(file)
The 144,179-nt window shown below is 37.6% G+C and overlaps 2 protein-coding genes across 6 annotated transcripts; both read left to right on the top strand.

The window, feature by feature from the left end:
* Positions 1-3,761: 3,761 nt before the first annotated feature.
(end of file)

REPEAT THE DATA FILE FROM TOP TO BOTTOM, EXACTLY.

The 144,179-nt window shown below is 37.6% G+C and overlaps 2 protein-coding genes across 6 annotated transcripts; both read left to right on the top strand.

The window, feature by feature from the left end:
* Positions 1-3,761: 3,761 nt before the first annotated feature.